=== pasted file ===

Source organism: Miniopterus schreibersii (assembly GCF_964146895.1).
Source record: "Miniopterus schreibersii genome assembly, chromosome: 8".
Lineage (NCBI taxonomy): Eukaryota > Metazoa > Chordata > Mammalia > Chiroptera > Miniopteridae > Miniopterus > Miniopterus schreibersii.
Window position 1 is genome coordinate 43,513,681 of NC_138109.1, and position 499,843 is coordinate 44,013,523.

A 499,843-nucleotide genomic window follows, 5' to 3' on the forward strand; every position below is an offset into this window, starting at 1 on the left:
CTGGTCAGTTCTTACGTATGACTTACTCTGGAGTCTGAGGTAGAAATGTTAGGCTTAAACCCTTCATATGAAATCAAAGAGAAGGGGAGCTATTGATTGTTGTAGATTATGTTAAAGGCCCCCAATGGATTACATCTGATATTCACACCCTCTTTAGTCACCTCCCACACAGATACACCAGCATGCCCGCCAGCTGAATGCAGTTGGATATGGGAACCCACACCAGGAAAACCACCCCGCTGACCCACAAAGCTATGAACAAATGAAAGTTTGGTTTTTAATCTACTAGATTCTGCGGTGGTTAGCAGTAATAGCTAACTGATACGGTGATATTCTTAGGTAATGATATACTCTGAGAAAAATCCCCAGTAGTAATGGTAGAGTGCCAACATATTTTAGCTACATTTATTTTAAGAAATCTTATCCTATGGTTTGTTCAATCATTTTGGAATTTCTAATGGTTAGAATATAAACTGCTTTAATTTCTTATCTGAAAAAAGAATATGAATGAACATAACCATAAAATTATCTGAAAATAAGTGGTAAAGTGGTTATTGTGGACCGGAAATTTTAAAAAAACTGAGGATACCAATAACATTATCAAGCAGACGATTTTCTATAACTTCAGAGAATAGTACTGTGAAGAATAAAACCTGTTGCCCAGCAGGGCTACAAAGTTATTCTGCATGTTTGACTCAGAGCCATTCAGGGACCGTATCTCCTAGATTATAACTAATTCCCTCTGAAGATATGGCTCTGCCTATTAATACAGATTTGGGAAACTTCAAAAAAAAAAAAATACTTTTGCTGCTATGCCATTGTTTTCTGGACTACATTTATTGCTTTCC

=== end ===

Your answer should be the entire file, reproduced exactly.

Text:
Source organism: Miniopterus schreibersii (assembly GCF_964146895.1).
Source record: "Miniopterus schreibersii genome assembly, chromosome: 8".
Lineage (NCBI taxonomy): Eukaryota > Metazoa > Chordata > Mammalia > Chiroptera > Miniopteridae > Miniopterus > Miniopterus schreibersii.
Window position 1 is genome coordinate 43,513,681 of NC_138109.1, and position 499,843 is coordinate 44,013,523.

A 499,843-nucleotide genomic window follows, 5' to 3' on the forward strand; every position below is an offset into this window, starting at 1 on the left:
CTGGTCAGTTCTTACGTATGACTTACTCTGGAGTCTGAGGTAGAAATGTTAGGCTTAAACCCTTCATATGAAATCAAAGAGAAGGGGAGCTATTGATTGTTGTAGATTATGTTAAAGGCCCCCAATGGATTACATCTGATATTCACACCCTCTTTAGTCACCTCCCACACAGATACACCAGCATGCCCGCCAGCTGAATGCAGTTGGATATGGGAACCCACACCAGGAAAACCACCCCGCTGACCCACAAAGCTATGAACAAATGAAAGTTTGGTTTTTAATCTACTAGATTCTGCGGTGGTTAGCAGTAATAGCTAACTGATACGGTGATATTCTTAGGTAATGATATACTCTGAGAAAAATCCCCAGTAGTAATGGTAGAGTGCCAACATATTTTAGCTACATTTATTTTAAGAAATCTTATCCTATGGTTTGTTCAATCATTTTGGAATTTCTAATGGTTAGAATATAAACTGCTTTAATTTCTTATCTGAAAAAAGAATATGAATGAACATAACCATAAAATTATCTGAAAATAAGTGGTAAAGTGGTTATTGTGGACCGGAAATTTTAAAAAAACTGAGGATACCAATAACATTATCAAGCAGACGATTTTCTATAACTTCAGAGAATAGTACTGTGAAGAATAAAACCTGTTGCCCAGCAGGGCTACAAAGTTATTCTGCATGTTTGACTCAGAGCCATTCAGGGACCGTATCTCCTAGATTATAACTAATTCCCTCTGAAGATATGGCTCTGCCTATTAATACAGATTTGGGAAACTTCAAAAAAAAAAAAATACTTTTGCTGCTATGCCATTGTTTTCTGGACTACATTTATTGCTTTCC